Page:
Later, Indian percussion instruments like the dholok and the tabla were incorporated into the music, giving rise to séga bhojpuri. Other variants developed organically: séga ravanne to seggae, a fusion of séga and reggae, séga folk to protest séga or séga engazé. On neighbouring islands, séga also thrived as séga tambour and séga kordéon in Rodrigues, as séga and maloya on Reunion Island and as moutia in the Seychelles.

In Mauritius, many of the ‘70s generation of artists learnt their trade from producer / arrangers Marclaine Antoine and Gérard Cimiotti and owe them their careers. Antoine has been at the centre of the development of séga throughout his life, composing and arranging prolifically for other artists and has passionately championed the preservation of Créole culture. Cimiotti had started out in 1955 and became the bandleader on the influential Mauritian TV talent programme ‘Star Show’. He was one of the first to accompany and help launch the careers of young ségatiers including Jean-Claude, Ramone and Coulouce.

Séga was not often played on the only radio station, the Mauritius Broadcasting Corporation (MBC) and, although it was released on vinyl records, not many people had record players. So, it was primarily live bands that popularised the music. At weddings and parties, bands started playing séga in amongst international hits.

Among the biggest of the new stars was Claudio Veeraragoo, the first mixed-race star of séga. His stroke of genius was to marry séga rhythms with qawwali and Bollywood styles and he broke through as a major star with his cassette release, ‘Bhaï Aboo’ which exploded across the island upon its release. Ti L’Afrique aka Roland Fatime was another to break from ‘Star Show’ and, despite suffering heavily from piracy of his compositions. He rejuvenated séga, adding raw soul to the mix accompanied by Eric Nelson’s explosive electric guitar solos.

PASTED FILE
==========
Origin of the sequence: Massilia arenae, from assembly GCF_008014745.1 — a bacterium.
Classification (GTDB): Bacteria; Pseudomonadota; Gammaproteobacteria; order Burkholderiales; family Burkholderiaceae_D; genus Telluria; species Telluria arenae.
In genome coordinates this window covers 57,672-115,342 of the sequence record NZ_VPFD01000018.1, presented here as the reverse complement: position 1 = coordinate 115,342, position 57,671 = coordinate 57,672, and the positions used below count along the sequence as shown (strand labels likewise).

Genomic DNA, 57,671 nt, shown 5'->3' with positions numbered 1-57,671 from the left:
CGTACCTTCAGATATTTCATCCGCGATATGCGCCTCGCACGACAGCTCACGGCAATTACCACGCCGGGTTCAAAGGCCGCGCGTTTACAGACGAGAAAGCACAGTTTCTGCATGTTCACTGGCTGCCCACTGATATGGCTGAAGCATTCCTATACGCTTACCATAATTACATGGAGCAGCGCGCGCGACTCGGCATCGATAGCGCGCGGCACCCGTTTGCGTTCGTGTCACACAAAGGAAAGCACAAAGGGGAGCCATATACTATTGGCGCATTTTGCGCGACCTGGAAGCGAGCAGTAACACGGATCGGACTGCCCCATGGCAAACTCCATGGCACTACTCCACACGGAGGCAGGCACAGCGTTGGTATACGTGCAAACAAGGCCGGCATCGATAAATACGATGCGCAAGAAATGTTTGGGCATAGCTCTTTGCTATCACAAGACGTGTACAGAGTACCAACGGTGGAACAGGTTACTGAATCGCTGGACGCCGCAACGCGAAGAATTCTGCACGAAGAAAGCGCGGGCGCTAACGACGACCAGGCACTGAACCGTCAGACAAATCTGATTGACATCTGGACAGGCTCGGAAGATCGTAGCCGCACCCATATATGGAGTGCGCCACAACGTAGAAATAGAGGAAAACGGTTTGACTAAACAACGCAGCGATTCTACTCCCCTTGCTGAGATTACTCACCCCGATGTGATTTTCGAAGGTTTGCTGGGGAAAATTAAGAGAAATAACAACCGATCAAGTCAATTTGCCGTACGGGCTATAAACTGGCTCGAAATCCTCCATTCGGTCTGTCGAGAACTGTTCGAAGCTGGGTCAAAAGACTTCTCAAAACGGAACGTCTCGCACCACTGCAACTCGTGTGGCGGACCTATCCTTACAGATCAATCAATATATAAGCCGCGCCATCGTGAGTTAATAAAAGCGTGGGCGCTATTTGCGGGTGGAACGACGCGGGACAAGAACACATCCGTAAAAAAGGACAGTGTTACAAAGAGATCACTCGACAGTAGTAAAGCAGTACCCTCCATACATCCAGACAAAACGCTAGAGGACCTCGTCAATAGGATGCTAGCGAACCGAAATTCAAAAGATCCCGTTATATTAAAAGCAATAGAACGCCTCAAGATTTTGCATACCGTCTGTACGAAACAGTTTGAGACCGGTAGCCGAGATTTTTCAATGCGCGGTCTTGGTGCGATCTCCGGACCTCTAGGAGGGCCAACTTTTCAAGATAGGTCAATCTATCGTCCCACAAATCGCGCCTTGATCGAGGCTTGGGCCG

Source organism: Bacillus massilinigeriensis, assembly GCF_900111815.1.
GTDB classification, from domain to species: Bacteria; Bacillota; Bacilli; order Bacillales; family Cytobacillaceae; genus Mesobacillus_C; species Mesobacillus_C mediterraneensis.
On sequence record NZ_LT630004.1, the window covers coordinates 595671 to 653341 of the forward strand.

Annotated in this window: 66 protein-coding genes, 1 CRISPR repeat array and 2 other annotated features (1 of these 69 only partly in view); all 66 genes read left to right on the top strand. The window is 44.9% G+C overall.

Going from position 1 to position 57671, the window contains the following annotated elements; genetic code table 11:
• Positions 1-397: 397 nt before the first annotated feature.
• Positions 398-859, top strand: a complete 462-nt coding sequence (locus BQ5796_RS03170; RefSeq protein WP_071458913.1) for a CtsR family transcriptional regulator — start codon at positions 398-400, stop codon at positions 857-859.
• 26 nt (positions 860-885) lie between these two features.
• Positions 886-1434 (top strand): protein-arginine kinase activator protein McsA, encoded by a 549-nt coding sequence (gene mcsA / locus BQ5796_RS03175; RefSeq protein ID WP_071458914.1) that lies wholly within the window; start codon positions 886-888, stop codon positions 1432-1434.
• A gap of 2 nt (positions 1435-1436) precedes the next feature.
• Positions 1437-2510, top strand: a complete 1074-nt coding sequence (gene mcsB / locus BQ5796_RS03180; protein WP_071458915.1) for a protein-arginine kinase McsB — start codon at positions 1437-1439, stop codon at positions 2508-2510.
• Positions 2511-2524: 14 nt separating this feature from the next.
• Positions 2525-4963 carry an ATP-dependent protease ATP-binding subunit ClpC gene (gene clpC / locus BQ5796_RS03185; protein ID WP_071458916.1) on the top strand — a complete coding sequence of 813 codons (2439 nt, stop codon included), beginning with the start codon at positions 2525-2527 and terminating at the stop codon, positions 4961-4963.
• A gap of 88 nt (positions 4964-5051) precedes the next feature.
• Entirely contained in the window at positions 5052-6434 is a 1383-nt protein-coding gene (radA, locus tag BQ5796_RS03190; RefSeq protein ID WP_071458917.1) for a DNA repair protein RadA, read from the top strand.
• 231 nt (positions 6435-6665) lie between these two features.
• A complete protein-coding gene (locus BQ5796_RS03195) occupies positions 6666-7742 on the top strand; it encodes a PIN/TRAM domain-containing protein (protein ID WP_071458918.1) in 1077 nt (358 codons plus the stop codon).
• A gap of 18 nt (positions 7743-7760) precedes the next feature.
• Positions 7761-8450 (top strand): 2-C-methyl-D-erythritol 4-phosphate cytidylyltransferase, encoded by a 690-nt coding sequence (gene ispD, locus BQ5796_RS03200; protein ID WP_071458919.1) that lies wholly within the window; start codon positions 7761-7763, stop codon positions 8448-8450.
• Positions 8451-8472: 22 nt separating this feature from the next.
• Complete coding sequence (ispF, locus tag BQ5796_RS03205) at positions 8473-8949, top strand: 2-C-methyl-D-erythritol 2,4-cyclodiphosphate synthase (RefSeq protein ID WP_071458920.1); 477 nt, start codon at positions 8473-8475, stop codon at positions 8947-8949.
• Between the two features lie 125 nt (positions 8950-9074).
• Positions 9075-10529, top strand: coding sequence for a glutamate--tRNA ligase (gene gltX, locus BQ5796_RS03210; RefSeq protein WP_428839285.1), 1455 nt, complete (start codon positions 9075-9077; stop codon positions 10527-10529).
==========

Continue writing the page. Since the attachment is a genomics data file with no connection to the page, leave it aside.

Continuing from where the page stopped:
Another TV show that would help kick-start the careers of notable ségatiers like Michel Legris and John Kenneth Nelson was ‘Sugar Time’, a singing competition organised by PROSI, an organisation bringing together the island’s sugar industry. Like fellow traditional séga legends Ti Frère and Fanfan, Legris could not read or write but had a gift of capturing a moment perfectly in a song. He was a close friend of the Workers party and the Duvalistes and they in turn supported his career, facilitating tours to China and Europe until his recent passing.

Hailing from the village of Britannia, John Kenneth Nelson was another artist who called heavily on séga’s rural roots for his guttural vocal style and folk arrangements and was part of a leading Mauritian musical family alongside two brothers, Harold and Eric. Eric was a virtuoso electric guitarist and a leading member of influential bands Soley Ruz and Features Of Life.